Mike Silva's New York Baseball Digest » Blog Archive » MLB Doesn’t Need Flamboyant Trash Talk

MLB Doesn’t Need Flamboyant Trash Talk

By Mike Silva ~ June 10th, 2011. Filed under: Mike Silva.

In a word, no. There is nothing wrong with joy and passion, but the clownish arrogance we see in the NFL and NBA serves no purpose in America’s Pastime. Jeff Passan of Yahoo! Sports disagrees, as he believes the recent antics of Bryce Harper – where he stared down a pitcher and blew a kiss at him after a home run – will be good for the marketing of the sport.

Passan correctly points out that MLB’s most marketable players all are rather vanilla. Derek Jeter, Evan Longoria, and Tim Lincecum all have commercials that range from corporate shill to silly teeny bopper. The most flamboyant spokesperson might be Giants closer Brian Wilson, but he is more a silly caricature than edgy.

Loyal readers of this site may find it ironic that I am advocating the status quo. I rail against the backwards thinking of Bud Selig, pine for Mark Cuban to gain ownership of a team, and promote creativity. We are no longer a generation of people that just watches the game for the action on the field. We need the theatrics that come with it. We need our athletes to have personality so we connect with them. There is a middle ground between Mariano Rivera/Derek Jeter and Bryce Harper. For all the flamboyance of the NBA, it’s not like people were calling for everyone to act like Dennis Rodman.

Baseball is a game of failure. For all his talent, Bryce Harper is still unsuccessful this season 64% of the time.  The season is a marathon, not a sprint. Rewards come long term, not in the moment. The Giants winning the World Series last year was the culmination of 10 months of training, practice, games, and postseason. It’s acceptable for the aforementioned Wilson to celebrate with joy. It wouldn’t be acceptable if he screamed at every batter he struck out along the way. The age of new media has made it easy for players to create a circus for themselves outside the field. We don’t need the game to become diluted even more. If I wanted wrestling, I would watch wrestling.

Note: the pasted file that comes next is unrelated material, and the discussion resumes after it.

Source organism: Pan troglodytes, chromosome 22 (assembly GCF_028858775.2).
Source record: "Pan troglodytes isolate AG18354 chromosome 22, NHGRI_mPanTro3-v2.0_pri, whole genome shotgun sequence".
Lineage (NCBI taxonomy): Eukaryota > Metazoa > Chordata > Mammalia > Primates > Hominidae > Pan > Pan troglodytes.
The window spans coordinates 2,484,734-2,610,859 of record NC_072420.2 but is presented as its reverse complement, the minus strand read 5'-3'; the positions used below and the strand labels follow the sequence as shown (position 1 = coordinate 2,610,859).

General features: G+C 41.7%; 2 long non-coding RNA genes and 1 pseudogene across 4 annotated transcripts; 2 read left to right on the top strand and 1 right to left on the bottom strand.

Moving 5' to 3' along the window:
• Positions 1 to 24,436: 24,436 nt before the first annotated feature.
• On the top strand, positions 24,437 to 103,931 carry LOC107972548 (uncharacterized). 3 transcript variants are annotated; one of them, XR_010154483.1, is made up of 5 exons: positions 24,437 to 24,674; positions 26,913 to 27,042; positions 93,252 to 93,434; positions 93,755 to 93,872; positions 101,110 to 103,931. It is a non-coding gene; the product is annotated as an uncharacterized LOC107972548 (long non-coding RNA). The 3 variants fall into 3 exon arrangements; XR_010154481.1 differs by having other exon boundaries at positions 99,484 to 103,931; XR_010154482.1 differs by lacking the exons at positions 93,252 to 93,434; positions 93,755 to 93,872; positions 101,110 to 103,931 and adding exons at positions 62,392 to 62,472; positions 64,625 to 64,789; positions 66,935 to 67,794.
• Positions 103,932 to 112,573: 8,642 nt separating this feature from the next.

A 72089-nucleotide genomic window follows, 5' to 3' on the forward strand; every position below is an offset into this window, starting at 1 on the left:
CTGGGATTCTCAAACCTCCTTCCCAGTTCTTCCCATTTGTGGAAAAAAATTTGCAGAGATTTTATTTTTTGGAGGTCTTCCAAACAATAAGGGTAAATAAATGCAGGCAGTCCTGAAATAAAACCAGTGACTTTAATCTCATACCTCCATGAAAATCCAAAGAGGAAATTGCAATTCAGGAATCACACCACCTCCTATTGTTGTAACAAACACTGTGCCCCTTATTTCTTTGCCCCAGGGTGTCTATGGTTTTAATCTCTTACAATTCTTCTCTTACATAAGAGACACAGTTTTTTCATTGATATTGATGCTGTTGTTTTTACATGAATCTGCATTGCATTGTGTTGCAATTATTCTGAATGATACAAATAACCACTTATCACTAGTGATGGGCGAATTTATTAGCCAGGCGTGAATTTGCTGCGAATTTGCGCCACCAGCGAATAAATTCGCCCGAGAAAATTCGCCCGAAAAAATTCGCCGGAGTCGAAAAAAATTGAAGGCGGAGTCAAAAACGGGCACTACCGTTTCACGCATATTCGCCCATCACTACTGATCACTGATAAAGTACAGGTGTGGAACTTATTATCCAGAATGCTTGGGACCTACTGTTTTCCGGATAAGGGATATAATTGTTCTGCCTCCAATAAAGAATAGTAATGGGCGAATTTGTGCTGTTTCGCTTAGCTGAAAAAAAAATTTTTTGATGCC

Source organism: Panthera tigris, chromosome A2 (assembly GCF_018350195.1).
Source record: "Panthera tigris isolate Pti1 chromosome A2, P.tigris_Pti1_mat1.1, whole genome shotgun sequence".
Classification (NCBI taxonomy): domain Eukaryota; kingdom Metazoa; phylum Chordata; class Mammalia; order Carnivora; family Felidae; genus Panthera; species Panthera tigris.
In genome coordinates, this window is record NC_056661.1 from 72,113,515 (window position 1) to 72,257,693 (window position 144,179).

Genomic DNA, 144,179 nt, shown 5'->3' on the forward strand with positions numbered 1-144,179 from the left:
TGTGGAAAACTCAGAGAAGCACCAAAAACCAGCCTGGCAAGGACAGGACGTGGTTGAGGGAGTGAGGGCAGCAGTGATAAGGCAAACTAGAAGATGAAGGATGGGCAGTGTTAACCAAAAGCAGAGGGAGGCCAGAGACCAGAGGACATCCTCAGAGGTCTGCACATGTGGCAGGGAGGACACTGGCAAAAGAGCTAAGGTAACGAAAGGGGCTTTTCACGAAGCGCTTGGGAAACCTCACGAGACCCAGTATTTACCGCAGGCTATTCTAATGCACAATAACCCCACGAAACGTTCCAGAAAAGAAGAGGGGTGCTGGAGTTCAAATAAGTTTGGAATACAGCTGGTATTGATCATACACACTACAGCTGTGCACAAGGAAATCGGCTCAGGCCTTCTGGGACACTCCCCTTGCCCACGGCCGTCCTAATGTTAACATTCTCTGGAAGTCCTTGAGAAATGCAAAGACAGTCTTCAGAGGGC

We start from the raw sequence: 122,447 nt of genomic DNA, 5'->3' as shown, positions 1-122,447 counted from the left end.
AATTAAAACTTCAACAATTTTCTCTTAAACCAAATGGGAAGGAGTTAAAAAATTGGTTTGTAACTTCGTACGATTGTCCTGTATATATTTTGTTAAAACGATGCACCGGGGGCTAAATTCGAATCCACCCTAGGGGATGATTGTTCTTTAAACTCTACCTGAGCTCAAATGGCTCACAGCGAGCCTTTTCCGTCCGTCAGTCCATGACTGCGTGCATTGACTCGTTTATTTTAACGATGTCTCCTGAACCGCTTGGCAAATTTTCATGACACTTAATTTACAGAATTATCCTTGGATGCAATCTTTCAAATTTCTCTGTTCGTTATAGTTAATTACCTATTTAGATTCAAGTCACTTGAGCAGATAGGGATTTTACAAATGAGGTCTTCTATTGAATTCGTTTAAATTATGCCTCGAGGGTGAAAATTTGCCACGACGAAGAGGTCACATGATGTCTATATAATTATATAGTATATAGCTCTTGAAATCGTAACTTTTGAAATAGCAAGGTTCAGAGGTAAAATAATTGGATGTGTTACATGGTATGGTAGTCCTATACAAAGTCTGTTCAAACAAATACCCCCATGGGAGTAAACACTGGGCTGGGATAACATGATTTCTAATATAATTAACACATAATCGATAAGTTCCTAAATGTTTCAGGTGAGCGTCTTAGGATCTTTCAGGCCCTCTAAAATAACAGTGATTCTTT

So when do we know that passion and joy has turned into the theatre of the absurd that marks the NFL and NBA? I don’t have an algorithm, but I am sure the players will police the action. Joe Girardi let David Ortiz know his Tuesday night antics were not appreciated. The league has tolerated Jose Reyes “claw” to date. Obviously, A-Rod knows not to walk past Dallas Braden’s mound. Baseball is a special game because it’s not the NFL and NBA. Those sports have a role in society, and baseball has its own. What works in those sports won’t translate into baseball. Let’s keep it that way

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Mike Silva has hosted sports shows on 107.1 FM Champions ESPN Radio Long Island ,1240 AM WGBB , Blog Talk Radio and live from Mickey Mantle’s Restaurant. He’s also built and maintained two popular social media hubs: New York Baseball Digest and Sports Media Watchdog. Mike has broken national and local stories, as well as been mentioned on the YES Network, SNY.tv, WFAN, Sports Illustrated, ESPN, NY Daily News, New York Magazine, Journal News and the NY Post. Contact Mike professionally at mikesilvamedia.com

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2 Responses to MLB Doesn’t Need Flamboyant Trash Talk

  1. Bob Watson

    This article is pathetic. Why don’t you start posting about how all you New Yorkers are such PUSSIES who are AFRAID to confront the government about 9/11 ??

    From a non-stuck-up, honest and brave American who sees the humor and candidness of sports figures w/o having a New Yorkers warped point of view.

  2. matthew

    I think the difference is where you are directing celebration. Pointing at a pitcher or batter is unacceptable. Celebrating behind or away is ok. It’s just like how you act toward an umpire.

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